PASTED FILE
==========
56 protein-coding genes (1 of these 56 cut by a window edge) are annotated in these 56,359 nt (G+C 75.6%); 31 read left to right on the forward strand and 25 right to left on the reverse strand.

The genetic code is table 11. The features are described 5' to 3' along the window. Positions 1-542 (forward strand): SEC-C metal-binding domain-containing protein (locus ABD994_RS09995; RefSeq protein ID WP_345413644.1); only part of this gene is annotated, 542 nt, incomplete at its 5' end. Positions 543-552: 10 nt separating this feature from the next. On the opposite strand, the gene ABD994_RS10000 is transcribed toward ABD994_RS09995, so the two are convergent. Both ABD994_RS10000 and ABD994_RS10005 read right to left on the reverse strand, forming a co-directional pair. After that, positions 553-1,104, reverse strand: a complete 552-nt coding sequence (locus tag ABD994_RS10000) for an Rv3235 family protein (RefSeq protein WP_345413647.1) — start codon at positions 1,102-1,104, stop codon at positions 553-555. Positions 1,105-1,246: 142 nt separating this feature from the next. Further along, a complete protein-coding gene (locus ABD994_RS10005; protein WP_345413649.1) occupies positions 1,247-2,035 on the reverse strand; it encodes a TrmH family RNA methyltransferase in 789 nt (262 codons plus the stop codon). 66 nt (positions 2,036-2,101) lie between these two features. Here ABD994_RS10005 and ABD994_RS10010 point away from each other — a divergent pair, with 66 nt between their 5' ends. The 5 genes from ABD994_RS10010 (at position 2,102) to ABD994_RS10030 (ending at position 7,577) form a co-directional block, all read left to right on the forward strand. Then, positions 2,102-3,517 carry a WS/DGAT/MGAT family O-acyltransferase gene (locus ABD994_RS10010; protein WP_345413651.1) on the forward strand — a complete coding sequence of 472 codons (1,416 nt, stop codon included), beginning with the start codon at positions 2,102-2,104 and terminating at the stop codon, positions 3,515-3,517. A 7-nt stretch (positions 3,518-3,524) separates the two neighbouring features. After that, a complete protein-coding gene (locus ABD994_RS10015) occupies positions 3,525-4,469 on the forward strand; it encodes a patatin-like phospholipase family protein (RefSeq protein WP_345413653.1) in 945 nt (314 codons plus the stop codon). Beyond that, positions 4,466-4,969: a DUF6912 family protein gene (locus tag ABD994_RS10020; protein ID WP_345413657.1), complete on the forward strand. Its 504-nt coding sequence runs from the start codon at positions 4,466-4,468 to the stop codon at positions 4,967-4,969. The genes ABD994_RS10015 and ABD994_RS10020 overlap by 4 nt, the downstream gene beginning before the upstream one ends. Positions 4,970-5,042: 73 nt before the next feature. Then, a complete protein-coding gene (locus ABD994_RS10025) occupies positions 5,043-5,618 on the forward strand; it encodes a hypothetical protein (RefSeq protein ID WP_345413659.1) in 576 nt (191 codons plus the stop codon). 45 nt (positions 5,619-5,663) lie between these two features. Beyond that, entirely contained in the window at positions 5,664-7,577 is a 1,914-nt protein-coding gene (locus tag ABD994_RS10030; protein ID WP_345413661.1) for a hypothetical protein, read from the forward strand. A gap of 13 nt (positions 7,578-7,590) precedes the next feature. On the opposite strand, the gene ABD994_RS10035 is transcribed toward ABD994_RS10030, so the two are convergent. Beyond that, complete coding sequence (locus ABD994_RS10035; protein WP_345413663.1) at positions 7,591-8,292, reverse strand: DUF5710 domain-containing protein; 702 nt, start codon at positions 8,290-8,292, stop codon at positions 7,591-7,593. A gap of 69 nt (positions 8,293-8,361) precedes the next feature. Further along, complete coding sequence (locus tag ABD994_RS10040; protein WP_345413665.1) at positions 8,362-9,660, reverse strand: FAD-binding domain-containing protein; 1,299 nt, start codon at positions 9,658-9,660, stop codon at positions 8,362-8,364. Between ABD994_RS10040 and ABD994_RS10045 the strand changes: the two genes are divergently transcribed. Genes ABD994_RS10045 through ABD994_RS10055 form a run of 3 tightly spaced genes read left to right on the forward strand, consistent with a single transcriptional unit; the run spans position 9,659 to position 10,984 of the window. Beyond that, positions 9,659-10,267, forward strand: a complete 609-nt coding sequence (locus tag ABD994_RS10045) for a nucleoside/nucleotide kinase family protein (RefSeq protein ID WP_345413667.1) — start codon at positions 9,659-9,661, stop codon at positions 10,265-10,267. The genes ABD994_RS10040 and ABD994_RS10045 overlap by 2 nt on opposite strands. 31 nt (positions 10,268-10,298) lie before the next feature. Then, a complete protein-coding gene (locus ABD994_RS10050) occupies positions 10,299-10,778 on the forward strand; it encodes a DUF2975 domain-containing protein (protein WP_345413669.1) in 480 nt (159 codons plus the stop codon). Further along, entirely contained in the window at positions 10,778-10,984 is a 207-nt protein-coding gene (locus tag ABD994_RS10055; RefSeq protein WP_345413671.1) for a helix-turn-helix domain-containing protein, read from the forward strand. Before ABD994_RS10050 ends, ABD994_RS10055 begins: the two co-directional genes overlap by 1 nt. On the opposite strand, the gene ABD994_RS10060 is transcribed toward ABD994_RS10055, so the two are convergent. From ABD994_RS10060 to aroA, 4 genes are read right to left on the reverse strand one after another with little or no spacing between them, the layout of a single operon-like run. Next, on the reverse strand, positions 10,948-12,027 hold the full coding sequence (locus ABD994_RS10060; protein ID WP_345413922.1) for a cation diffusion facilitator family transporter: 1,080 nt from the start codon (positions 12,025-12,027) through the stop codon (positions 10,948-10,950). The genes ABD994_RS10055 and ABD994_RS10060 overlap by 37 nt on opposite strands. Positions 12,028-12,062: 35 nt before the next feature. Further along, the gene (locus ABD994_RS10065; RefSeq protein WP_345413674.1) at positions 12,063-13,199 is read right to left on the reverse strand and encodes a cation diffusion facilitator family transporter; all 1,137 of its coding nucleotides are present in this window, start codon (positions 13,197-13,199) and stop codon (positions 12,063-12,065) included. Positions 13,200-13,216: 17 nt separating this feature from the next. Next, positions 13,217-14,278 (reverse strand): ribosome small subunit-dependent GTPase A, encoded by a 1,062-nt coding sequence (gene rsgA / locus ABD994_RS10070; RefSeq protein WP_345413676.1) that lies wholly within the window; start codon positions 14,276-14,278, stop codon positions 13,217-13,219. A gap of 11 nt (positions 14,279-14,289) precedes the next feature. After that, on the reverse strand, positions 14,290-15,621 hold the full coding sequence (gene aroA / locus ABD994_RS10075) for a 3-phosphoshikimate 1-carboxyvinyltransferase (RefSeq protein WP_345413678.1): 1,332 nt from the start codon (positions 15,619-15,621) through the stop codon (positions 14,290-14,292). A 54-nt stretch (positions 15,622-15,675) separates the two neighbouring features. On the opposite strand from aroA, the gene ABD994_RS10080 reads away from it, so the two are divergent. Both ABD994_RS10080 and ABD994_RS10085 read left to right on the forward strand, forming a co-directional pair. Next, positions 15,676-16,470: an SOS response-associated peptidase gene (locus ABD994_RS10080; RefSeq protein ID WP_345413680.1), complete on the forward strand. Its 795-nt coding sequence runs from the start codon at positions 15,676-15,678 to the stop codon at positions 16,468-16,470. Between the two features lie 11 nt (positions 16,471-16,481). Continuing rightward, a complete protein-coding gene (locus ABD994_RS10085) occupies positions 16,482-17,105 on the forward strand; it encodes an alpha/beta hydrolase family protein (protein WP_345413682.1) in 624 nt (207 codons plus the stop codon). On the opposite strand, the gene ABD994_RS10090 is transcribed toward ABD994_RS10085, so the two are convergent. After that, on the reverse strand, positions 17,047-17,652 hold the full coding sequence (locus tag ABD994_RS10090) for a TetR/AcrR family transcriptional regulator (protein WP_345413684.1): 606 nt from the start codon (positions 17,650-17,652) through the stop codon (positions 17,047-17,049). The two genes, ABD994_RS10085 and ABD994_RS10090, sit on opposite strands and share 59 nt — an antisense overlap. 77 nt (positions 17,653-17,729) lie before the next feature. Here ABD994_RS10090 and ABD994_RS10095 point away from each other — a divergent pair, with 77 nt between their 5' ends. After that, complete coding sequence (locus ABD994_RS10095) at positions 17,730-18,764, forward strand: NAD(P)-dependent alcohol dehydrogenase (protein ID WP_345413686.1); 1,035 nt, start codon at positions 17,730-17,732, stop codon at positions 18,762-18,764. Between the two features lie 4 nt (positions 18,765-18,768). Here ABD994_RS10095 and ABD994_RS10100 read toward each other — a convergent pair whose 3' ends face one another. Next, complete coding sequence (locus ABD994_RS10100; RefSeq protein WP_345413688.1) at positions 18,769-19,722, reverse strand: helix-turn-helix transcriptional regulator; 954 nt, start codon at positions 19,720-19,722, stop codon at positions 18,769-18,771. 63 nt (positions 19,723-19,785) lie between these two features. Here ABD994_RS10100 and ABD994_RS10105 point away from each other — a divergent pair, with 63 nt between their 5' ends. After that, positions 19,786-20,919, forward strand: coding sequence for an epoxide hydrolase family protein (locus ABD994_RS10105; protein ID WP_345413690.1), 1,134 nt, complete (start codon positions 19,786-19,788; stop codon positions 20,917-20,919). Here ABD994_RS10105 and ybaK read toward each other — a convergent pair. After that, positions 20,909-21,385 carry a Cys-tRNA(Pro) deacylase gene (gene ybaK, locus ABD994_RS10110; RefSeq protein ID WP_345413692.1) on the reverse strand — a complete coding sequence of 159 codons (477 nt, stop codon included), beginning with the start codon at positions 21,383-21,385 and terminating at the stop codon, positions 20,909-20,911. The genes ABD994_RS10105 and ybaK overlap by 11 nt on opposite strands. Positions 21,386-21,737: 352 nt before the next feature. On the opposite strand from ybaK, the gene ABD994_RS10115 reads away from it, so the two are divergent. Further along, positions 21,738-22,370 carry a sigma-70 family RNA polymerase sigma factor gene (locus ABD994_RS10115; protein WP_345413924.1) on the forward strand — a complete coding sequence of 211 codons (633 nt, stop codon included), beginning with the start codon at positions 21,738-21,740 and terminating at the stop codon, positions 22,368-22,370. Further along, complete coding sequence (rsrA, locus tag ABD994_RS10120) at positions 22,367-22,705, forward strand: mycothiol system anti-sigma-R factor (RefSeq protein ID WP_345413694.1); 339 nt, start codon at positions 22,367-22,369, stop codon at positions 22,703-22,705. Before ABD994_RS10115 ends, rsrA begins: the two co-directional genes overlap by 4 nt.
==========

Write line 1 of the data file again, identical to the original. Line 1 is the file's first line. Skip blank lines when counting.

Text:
56 protein-coding genes (1 of these 56 cut by a window edge) are annotated in these 56,359 nt (G+C 75.6%); 31 read left to right on the forward strand and 25 right to left on the reverse strand.